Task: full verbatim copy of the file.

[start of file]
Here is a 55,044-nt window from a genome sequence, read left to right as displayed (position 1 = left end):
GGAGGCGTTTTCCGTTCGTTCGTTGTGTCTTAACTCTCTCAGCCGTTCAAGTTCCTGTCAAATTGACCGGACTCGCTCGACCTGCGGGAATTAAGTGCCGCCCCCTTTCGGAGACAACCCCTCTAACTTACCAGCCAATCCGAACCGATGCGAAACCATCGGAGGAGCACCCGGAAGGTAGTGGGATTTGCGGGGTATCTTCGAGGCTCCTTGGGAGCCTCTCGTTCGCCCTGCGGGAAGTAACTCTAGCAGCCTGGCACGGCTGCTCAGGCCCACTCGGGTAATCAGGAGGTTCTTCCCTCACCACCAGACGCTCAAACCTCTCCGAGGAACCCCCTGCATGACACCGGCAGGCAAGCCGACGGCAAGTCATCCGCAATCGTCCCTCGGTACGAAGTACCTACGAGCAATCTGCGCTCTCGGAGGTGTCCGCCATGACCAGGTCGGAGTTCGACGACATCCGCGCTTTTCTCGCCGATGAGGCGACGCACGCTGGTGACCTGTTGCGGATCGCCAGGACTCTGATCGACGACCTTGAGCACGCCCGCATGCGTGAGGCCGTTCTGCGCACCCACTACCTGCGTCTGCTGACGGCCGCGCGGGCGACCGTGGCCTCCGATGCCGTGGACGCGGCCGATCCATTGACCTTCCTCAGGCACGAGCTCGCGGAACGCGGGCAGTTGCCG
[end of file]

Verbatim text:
Here is a 55,044-nt window from a genome sequence, read left to right as displayed (position 1 = left end):
GGAGGCGTTTTCCGTTCGTTCGTTGTGTCTTAACTCTCTCAGCCGTTCAAGTTCCTGTCAAATTGACCGGACTCGCTCGACCTGCGGGAATTAAGTGCCGCCCCCTTTCGGAGACAACCCCTCTAACTTACCAGCCAATCCGAACCGATGCGAAACCATCGGAGGAGCACCCGGAAGGTAGTGGGATTTGCGGGGTATCTTCGAGGCTCCTTGGGAGCCTCTCGTTCGCCCTGCGGGAAGTAACTCTAGCAGCCTGGCACGGCTGCTCAGGCCCACTCGGGTAATCAGGAGGTTCTTCCCTCACCACCAGACGCTCAAACCTCTCCGAGGAACCCCCTGCATGACACCGGCAGGCAAGCCGACGGCAAGTCATCCGCAATCGTCCCTCGGTACGAAGTACCTACGAGCAATCTGCGCTCTCGGAGGTGTCCGCCATGACCAGGTCGGAGTTCGACGACATCCGCGCTTTTCTCGCCGATGAGGCGACGCACGCTGGTGACCTGTTGCGGATCGCCAGGACTCTGATCGACGACCTTGAGCACGCCCGCATGCGTGAGGCCGTTCTGCGCACCCACTACCTGCGTCTGCTGACGGCCGCGCGGGCGACCGTGGCCTCCGATGCCGTGGACGCGGCCGATCCATTGACCTTCCTCAGGCACGAGCTCGCGGAACGCGGGCAGTTGCCG